On Air Now
The Capital Late Show With Marvin Humes 10pm - 1am
13 August 2015, 07:11 | Updated: 30 March 2016, 13:50
Some children receive the equivalent of two years less schooling than others due to a wide variation in the amount of time teachers spend teaching, a think tank has found.
Council-run schools must be open for 190 days a year but there is no statutory minimum for the amount of time teachers should actually spend with pupils.
As a result, some primary school teachers spend an average of four-and-a-half hours a day teaching while others teach for over five hours a day, according to research by Reform Scotland.
The gulf between secondary schools is even wider, with some teachers doing four-and-a-half hours a day and others teaching for over five-and-a-half hours.
The total difference of 2,268 hours over the course of 12 years at school is the equivalent of two years additional teaching time in the most pupil-focused areas.
Council umbrella body Cosla has accused the think tank of "headline grabbing'', insisting the focus should be on results rather than time spent teaching.
Reform Scotland asked councils how many hours of teaching time per year children received, not including breaks or lunch.
Dundee offers 855 hours a year at both primary and secondary, but nearby Aberdeenshire offers 1,000 hours at primary and 1,100 hours at secondary.
Reform Scotland's research director Alison Payne said: "We do not object to the variation in hours per se, because we believe that local authorities, and indeed individual schools, should have more control over their operation.
"However, we strongly object to the lack of transparency which appears to prevent parents from gaining full knowledge of this situation.
"We seriously doubt, for example, that many parents in Dundee will realise that their children will receive the equivalent of two years less teaching time than their peers just up the road in Aberdeenshire.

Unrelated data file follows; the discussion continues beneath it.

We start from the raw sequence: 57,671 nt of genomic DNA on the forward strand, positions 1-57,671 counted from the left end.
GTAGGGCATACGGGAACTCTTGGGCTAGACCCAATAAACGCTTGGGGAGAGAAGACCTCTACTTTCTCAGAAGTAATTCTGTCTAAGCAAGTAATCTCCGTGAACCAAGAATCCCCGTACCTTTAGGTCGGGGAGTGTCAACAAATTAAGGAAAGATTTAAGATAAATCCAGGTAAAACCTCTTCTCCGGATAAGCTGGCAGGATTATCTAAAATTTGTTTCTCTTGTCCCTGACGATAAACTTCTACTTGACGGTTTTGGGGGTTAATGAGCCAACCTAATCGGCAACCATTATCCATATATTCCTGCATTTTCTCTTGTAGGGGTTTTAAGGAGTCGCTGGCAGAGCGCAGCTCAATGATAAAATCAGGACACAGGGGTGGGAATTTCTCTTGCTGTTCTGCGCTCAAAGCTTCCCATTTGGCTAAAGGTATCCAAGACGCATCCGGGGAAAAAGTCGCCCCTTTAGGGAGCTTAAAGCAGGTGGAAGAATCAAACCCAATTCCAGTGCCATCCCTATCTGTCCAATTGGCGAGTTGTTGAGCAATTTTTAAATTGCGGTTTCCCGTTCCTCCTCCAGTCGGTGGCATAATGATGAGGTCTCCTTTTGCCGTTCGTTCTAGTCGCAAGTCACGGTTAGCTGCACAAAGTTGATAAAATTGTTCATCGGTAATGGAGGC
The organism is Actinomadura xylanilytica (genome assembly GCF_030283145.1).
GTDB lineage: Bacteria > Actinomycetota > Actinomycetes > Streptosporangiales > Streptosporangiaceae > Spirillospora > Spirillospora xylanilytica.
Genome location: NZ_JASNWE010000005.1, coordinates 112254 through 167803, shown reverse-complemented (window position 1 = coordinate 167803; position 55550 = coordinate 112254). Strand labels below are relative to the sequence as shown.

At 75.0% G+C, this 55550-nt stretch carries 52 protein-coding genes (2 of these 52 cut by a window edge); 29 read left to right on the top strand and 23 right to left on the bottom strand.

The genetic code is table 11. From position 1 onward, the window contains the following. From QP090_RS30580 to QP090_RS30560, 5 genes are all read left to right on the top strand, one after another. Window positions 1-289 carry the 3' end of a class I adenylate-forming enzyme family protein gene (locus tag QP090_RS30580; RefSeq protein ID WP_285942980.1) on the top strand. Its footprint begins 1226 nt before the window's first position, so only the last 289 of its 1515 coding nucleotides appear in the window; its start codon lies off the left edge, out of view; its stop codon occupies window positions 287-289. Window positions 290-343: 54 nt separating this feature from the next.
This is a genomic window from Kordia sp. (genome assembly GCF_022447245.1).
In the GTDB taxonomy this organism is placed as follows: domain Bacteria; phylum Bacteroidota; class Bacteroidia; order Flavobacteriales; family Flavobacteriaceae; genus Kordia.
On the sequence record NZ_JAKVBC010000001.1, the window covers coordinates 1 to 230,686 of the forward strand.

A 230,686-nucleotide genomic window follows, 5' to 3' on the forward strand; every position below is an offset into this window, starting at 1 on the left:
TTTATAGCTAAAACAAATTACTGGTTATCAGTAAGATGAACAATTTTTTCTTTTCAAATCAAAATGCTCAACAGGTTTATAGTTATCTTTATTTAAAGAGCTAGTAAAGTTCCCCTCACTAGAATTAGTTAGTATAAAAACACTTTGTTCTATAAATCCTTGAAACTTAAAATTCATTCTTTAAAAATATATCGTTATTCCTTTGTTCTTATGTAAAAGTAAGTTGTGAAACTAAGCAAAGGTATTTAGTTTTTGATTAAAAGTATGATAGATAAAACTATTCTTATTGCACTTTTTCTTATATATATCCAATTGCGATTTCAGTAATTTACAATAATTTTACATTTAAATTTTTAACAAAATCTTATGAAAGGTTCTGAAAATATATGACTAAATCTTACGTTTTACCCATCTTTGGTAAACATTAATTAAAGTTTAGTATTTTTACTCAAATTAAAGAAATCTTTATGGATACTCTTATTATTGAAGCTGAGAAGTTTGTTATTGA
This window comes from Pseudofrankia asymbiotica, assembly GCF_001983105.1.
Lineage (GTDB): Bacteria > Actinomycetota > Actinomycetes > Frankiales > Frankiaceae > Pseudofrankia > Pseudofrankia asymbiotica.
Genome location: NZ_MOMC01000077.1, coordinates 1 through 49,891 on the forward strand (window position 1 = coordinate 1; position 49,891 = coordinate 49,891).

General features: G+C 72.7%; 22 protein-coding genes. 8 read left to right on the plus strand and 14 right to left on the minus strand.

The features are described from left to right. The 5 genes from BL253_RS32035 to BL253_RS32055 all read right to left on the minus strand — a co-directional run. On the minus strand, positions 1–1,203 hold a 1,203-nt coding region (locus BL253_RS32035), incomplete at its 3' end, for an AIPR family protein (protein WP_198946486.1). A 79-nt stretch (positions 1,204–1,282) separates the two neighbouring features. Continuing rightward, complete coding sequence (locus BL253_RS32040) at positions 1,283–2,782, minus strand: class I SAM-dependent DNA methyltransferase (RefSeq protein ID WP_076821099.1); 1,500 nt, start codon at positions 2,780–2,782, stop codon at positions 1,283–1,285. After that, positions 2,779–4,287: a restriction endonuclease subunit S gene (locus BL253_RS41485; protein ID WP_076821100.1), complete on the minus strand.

"This is unfair, unequal and wrong, because it prevents parents from making choices with the full information in mind.''
Reform Scotland said the issue of school hours and local control over raising income were linked, and have repeated their call for the Scottish Government to devolve income tax powers from Holyrood directly to councils.
"Unless councils have full control over at least some of their tax income, if savings have to be made services have to be cut as they have no ability to increase tax,'' the think tank said.
"Equally, if councils wish to increase the number of school hours, without control over tax income and greater local autonomy, they would struggle to do so.''
Councillor Stephanie Primrose, Cosla's education spokeswoman, said: "We really have to get away from simplistic input measures and be mature enough to focus on outcomes.
"We are unaware of any evidence which establishes a direct link between time spent in school and how well pupils perform.''
Ms Primrose welcomed Reform Scotland's conclusion that councils should keep control over the school timetable and gain control over local income tax, but called for a more "meaningful'' analysis rather than simply presenting raw figures.
"This seems less about shedding light on an issue and more about seeking headlines days before the school year starts,'' she said.
Scottish Conservative young people spokeswoman Liz Smith said: "I am sure this research will disturb many parents.
"School contact time does not necessarily correlate with the quality of education on offer but two years is a very substantial difference.''